We’ve all done it. Even the most experienced gardener has made mistakes when selecting plants for the landscape. Everyone wants a beautiful landscape, only to find out a season or even years later that the plant installed is too large for the space, needs more shade or lots of sun, doesn’t like to get its “feet” wet in the boggy location where you planted it, or requires more care than you have time to give.
Before you start planting, follow these tips to make the job easier and to produce better results in your landscape.
1. Know your zone. Most of us in Wake and surrounding counties are in 7b. Inside the beltline and most of Johnston County is zone 8. Visit planthardiness.ars.usda.gov for your specific zone.
2. Have an idea of the size you want the plant to get at maturity and select a plant that is in that size range. There is nothing sadder than having to cut down a beautiful tree that was planted too close to the house.
3. Pick plants that are appropriate for the style of the house and garden. Formal landscapes use mostly evergreens while informal landscapes use a mix of evergreens and deciduous plants. Also, consider picking flower colors that won’t clash with your home and keep in mind the different bloom times and seasonal foliage colors to maximize color year round.
4. Be aware of how much maintenance you are prepared to do. Deciduous plants lose their leaves which leads to more raking in the fall. Also, you’ll occasionally have to trim dead limbs from trees and shape them. Evergreens also need occasional maintenance. Slow growing plants need less pruning than fast growing ones.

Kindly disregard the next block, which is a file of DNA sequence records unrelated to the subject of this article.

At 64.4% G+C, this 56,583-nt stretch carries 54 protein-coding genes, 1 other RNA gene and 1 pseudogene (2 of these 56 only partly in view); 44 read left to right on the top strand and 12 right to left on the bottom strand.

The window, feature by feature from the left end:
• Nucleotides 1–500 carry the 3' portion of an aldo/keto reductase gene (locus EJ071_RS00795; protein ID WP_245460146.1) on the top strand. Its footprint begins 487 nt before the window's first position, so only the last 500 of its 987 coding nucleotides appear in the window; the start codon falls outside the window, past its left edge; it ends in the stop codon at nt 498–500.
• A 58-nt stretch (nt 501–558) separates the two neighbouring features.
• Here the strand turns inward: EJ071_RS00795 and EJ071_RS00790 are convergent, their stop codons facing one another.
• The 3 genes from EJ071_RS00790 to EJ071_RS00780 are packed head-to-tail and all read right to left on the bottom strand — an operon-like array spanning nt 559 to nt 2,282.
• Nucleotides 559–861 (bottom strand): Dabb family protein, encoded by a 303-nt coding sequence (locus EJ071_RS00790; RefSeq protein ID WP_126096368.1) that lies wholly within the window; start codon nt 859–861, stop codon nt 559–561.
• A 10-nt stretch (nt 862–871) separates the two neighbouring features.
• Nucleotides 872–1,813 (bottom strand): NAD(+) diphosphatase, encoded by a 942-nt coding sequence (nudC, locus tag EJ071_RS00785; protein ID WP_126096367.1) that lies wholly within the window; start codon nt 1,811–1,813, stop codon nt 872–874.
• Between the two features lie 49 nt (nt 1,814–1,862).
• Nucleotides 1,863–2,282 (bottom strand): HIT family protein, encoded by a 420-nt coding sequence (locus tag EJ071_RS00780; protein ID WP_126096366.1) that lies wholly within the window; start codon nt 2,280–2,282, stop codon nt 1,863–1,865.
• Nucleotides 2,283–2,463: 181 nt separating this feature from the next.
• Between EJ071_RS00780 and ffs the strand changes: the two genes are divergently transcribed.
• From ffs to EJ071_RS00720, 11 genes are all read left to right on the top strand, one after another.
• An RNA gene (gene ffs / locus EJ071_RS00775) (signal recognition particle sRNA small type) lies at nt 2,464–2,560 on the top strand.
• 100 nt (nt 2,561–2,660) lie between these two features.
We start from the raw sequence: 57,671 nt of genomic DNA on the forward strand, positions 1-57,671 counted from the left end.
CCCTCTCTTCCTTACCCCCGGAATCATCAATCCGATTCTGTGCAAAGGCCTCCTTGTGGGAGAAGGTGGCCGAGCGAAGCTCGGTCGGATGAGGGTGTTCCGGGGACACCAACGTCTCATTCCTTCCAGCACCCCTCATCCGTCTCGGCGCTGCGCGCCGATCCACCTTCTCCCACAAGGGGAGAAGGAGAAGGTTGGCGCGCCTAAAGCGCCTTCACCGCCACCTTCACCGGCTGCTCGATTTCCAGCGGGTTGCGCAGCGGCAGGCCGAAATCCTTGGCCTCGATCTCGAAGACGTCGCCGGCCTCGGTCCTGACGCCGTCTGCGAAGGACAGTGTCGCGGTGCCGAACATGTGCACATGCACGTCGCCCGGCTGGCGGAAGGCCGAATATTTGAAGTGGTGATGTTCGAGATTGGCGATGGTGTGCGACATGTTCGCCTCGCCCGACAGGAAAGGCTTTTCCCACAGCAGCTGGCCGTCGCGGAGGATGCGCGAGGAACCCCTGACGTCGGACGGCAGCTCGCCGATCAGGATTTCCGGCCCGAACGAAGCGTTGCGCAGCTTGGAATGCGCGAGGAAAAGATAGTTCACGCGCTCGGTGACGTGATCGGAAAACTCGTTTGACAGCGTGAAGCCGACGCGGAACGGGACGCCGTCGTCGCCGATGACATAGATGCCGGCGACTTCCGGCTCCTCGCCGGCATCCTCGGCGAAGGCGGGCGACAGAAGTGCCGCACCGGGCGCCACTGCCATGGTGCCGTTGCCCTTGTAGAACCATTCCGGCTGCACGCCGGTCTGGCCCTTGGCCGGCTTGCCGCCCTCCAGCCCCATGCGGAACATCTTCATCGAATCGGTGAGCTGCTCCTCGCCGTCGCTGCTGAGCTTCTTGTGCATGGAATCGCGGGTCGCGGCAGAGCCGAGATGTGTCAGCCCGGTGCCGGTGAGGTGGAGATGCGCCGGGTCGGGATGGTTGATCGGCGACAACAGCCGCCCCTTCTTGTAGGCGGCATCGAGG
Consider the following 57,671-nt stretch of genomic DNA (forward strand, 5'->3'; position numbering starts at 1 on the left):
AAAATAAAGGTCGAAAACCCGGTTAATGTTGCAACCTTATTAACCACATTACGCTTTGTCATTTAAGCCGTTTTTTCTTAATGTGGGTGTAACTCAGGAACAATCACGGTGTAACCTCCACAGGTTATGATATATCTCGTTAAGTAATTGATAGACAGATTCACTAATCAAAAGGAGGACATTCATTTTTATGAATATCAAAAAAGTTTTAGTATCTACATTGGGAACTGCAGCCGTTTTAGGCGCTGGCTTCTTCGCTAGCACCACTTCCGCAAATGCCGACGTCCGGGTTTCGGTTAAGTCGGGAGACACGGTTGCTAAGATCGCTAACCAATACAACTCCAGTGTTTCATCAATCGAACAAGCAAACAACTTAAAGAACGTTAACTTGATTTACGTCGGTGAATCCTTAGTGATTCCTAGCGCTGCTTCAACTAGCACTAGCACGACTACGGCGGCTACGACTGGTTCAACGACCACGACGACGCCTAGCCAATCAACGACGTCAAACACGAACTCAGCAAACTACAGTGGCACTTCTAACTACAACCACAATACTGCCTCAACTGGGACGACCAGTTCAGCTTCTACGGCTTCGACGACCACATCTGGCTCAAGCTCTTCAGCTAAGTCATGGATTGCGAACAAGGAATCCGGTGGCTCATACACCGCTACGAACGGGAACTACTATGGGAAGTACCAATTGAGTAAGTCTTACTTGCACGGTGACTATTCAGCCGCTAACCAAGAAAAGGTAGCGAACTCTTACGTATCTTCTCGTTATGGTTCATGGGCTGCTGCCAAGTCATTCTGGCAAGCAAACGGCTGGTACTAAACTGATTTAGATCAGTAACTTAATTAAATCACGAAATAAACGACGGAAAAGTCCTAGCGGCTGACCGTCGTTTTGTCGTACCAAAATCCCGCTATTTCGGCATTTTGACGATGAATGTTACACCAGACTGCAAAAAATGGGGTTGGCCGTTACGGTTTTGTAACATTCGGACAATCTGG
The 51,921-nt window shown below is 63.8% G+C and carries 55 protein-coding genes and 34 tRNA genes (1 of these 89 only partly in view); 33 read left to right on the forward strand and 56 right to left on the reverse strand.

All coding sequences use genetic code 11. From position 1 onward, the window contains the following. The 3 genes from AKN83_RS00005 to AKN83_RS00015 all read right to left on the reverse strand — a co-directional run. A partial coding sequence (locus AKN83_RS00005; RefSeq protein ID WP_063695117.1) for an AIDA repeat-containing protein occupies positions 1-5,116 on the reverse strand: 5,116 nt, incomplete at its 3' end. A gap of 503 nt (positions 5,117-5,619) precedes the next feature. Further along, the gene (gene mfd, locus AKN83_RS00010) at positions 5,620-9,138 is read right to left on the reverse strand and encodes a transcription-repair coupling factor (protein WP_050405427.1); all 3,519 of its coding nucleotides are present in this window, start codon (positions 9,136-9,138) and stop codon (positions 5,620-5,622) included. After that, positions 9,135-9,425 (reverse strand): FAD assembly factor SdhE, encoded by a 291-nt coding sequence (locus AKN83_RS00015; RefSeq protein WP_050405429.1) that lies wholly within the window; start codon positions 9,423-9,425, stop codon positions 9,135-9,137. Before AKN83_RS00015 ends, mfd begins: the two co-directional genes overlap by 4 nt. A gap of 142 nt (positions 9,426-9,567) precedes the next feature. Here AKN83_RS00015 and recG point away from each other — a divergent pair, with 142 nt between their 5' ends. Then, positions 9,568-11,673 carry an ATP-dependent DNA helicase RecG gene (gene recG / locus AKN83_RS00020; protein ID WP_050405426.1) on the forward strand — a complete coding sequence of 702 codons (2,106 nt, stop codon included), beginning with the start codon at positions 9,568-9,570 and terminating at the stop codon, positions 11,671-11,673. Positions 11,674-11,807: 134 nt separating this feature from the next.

5. Do you have a deer problem in your area? Select plants that are deer resistant.
6. Avoid invasive species that will, over time, take over your yard and cause maintenance problems. Be forewarned.
7. Select plants that are appropriate for the light conditions they will be planted in. Shade loving plants placed in full sun will yellow and become stressed. Planting full sun plants in shade will stunt their growth and limit their blooms.
8. Be aware of the water requirements of each plant. Some plants are drought tolerant, and are suitable for forgetful gardeners or planting by the mailbox where the hose doesn’t reach. Others need constant moisture and will thrive at the base of a downspout or low-lying area in the yard but may need extra watering elsewhere.
9. When possible select plants that will thrive in your soil conditions. Daylilies and hosta will tolerate clay soil while other plants will tolerate sandy soil. Most plants prefer loamy, rich soil so amending your soil with organic materials will help improve growing conditions for most plant types.
10. When in doubt ask the staff at your local garden center for plant suggestions. Give them your landscape conditions and they often can come up with a variety of great plants to fit your needs and requirements—maybe even a fantastic plant you never would have considered.
Chris Clark is the Landscape Designer at Atlantic Avenue Orchid & Garden. He enjoys helping customers reach the full potential of their landscape and outdoor living spaces.